People and menhaden generally don’t mix well. If the fish’s legendary stench doesn’t scare off adventurous diners, its bony flesh probably will. Yet in its relentless quest to wring profit from the tiny, ecologically vital fish, Omega Protein, a Houston-based company, has done the near-impossible: It has not only made menhaden edible—it’s gone one step further and turned it into a health food.
Omega Protein, which holds a virtual monopoly over the menhaden fishery along the Atlantic and Gulf Coasts, understands that most Americans have little use for the products that make up the bulk of its bottom line, such as fertilizer. So it’s tried to base its public image on the versatile fish’s use as a rich source of omega-3 fatty acids. Hence a company name that evokes not scenes of industrial fishing but images of glowing health. “We’re Not Making Health Claims… We’re Too Busy Making Headlines,” trumpets the website for OmegaPure, the company’s brand of fish-oil supplements. As the site explains, OmegaPure is meant to appeal to “health-conscious consumers” who add its odorless, tasteless, and organic capsules to their diet. The marketing might be smart, but it’s debatable whether OmegaPure is as indispensable as it sounds.
Omega Protein is not exaggerating, however, when it plays up the importance of omega-3 fatty acids. Studies have shown that they can reduce the risk of sudden cardiac death, reduce arterial plaque, and slightly lower blood pressure. Omega-3’s protective powers also go beyond fighting heart disease. They also improve brain functioning, alleviate inflammatory diseases, and may prevent breast cancer. A recent study by the National Institutes of Health revealed that children whose mothers had high intake of omega-3 during pregnancy have higher IQ’s, better fine-motor skills, and sharper social skills than those whose moms did not. And the British-based Mental Health Foundation has gone one step further, drawing a link between decreased omega-3 consumption over the past five decades and the prevalence of depression and other psychological illnesses.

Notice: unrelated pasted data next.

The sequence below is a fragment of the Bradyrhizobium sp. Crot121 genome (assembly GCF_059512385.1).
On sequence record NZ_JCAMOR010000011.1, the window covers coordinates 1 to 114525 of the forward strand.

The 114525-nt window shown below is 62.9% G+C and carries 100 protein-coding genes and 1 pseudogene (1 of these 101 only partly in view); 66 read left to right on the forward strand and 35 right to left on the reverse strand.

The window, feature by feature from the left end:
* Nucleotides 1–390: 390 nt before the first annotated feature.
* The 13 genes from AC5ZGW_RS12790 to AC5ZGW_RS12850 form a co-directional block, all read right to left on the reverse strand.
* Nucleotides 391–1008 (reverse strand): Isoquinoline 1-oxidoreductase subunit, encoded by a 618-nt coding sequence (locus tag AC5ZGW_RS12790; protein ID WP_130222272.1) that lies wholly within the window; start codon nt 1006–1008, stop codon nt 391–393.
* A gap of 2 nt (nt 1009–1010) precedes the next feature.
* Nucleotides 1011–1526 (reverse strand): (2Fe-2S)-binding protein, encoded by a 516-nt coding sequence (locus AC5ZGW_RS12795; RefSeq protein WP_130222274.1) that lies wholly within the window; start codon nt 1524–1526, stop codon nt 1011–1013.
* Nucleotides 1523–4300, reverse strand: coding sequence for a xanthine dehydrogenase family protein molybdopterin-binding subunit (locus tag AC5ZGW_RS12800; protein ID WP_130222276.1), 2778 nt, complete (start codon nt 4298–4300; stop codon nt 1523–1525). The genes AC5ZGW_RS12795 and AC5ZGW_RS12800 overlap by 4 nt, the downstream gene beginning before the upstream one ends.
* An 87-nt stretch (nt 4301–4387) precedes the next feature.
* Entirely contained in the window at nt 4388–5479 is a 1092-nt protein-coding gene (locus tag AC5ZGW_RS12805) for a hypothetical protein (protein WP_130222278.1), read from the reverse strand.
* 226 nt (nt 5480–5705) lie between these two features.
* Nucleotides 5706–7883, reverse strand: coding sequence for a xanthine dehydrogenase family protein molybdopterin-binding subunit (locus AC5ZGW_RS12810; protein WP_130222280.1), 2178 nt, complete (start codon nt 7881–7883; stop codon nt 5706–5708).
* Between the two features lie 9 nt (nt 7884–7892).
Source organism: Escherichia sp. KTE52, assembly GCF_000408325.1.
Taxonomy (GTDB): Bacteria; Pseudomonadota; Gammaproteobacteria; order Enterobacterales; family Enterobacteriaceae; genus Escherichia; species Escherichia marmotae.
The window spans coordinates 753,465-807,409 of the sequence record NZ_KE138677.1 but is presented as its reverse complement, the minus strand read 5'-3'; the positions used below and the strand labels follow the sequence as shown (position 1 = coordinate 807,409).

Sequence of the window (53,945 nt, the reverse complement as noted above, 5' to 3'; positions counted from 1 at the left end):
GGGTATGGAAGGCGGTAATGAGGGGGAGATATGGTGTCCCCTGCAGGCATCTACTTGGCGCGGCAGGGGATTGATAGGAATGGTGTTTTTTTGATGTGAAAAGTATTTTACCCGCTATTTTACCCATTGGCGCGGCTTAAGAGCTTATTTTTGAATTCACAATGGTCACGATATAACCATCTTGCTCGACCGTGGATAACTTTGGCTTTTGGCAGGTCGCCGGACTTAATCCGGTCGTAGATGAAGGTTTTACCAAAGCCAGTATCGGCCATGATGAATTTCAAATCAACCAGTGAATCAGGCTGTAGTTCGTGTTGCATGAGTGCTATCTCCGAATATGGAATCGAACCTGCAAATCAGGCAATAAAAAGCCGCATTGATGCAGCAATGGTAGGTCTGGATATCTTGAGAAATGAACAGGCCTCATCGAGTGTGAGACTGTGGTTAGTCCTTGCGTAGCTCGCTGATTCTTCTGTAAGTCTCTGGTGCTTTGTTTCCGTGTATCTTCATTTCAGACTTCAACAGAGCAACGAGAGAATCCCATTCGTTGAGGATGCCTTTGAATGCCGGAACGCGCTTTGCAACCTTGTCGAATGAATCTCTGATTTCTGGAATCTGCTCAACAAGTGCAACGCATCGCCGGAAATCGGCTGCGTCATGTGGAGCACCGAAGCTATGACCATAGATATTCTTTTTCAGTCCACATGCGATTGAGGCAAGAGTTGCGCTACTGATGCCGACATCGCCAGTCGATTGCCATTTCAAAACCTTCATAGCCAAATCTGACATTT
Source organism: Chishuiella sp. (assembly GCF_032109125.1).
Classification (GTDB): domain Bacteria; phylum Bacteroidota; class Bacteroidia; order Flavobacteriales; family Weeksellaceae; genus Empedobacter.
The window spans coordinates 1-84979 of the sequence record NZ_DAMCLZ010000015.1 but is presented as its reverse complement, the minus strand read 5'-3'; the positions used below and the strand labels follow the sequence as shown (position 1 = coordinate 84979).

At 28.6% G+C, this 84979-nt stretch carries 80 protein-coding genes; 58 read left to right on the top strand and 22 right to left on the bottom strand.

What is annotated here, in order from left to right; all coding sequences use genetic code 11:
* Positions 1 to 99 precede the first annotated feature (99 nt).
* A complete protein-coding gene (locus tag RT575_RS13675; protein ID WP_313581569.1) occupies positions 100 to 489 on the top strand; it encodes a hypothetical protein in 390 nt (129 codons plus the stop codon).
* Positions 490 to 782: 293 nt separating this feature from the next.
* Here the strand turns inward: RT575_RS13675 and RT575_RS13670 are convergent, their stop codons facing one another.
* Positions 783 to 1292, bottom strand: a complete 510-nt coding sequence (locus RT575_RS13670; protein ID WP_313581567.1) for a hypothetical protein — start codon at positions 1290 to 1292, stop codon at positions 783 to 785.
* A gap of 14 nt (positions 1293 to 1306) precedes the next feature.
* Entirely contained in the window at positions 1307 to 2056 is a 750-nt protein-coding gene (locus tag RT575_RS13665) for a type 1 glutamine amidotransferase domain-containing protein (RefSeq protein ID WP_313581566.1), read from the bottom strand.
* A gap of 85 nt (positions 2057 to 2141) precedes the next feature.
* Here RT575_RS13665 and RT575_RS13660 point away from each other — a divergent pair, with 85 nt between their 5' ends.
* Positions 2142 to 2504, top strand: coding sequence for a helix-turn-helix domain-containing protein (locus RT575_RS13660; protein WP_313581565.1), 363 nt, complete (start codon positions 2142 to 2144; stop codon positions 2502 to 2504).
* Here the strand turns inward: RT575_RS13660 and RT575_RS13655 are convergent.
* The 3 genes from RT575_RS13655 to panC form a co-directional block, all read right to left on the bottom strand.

So is popping menhaden in capsule form the best way to get your daily omega-3 boost? Not necessarily. The American Heart Association (AHA) recommends that people with healthy hearts get their omega-3 fix by eating at least two servings of fatty fish every week as a source of long-chain omega-3. It also recommends eating soy, flaxseeds, walnuts, and canola and soybean oils, all of which are rich in another form of omega-3. It recommends omega-3 supplements only to people with coronary heart disease or high triglyceride levels. So if your coronary health is good, there’s probably no rush to supplement your diet with a product such as OmegaPure.
Yet if you’re concerned about high mercury levels in farmed salmon or tuna, menhaden may start to sound more appealing. Unlike most fatty fish, plankton-swilling menhaden eat near the bottom of the food chain and have low mercury levels. But menhaden oil has plenty of competition when it comes to other fish-oil supplements. In a survey of 75 fish-based omega-3 supplements, the environmental group OceansAlive found that 80 percent met the strictest standards for eliminating contaminants such as mercury and dioxins. OmegaPure told OceansAlive that it complied with FDA guidelines, but it did not say whether it also followed the group’s more stringent standards.
In short, when it comes to finding good sources of omega-3, there are plenty of other fish in the sea besides menhaden. But perhaps the most important reason for looking for alternatives is the sustainability of the menhaden fishery. Despite Omega Protein’s reassurances that menhaden are “found in abundant quantities,” the fish’s steady decline is having disastrous effects on the Chesapeake Bay and other coastal areas where the species once thrived. Measured against such ecological damage, the benefits of menhaden oil seem slight. After all, being heart-smart shouldn’t mean being heartless.